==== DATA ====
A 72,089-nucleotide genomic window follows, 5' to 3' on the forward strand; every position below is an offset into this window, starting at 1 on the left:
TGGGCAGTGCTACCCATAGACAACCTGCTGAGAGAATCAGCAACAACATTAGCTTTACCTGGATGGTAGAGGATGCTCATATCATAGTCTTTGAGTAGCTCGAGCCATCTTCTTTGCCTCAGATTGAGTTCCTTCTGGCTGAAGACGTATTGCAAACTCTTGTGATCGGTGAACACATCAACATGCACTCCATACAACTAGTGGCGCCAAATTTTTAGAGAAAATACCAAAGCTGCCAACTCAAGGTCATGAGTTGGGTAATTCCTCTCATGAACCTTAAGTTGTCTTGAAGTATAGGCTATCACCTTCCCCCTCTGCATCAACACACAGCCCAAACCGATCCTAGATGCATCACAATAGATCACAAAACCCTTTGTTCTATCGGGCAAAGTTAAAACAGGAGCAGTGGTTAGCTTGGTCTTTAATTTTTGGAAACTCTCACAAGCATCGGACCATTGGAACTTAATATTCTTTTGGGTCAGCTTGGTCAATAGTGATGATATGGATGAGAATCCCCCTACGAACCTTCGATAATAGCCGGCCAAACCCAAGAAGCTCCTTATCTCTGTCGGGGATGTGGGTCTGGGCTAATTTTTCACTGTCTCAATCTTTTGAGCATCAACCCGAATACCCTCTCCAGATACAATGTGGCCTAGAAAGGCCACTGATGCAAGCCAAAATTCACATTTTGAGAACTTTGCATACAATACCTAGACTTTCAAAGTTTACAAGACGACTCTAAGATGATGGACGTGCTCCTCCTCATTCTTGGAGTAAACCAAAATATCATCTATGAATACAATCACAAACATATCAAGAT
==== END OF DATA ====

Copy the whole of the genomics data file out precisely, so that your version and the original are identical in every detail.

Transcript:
A 72,089-nucleotide genomic window follows, 5' to 3' on the forward strand; every position below is an offset into this window, starting at 1 on the left:
TGGGCAGTGCTACCCATAGACAACCTGCTGAGAGAATCAGCAACAACATTAGCTTTACCTGGATGGTAGAGGATGCTCATATCATAGTCTTTGAGTAGCTCGAGCCATCTTCTTTGCCTCAGATTGAGTTCCTTCTGGCTGAAGACGTATTGCAAACTCTTGTGATCGGTGAACACATCAACATGCACTCCATACAACTAGTGGCGCCAAATTTTTAGAGAAAATACCAAAGCTGCCAACTCAAGGTCATGAGTTGGGTAATTCCTCTCATGAACCTTAAGTTGTCTTGAAGTATAGGCTATCACCTTCCCCCTCTGCATCAACACACAGCCCAAACCGATCCTAGATGCATCACAATAGATCACAAAACCCTTTGTTCTATCGGGCAAAGTTAAAACAGGAGCAGTGGTTAGCTTGGTCTTTAATTTTTGGAAACTCTCACAAGCATCGGACCATTGGAACTTAATATTCTTTTGGGTCAGCTTGGTCAATAGTGATGATATGGATGAGAATCCCCCTACGAACCTTCGATAATAGCCGGCCAAACCCAAGAAGCTCCTTATCTCTGTCGGGGATGTGGGTCTGGGCTAATTTTTCACTGTCTCAATCTTTTGAGCATCAACCCGAATACCCTCTCCAGATACAATGTGGCCTAGAAAGGCCACTGATGCAAGCCAAAATTCACATTTTGAGAACTTTGCATACAATACCTAGACTTTCAAAGTTTACAAGACGACTCTAAGATGATGGACGTGCTCCTCCTCATTCTTGGAGTAAACCAAAATATCATCTATGAATACAATCACAAACATATCAAGAT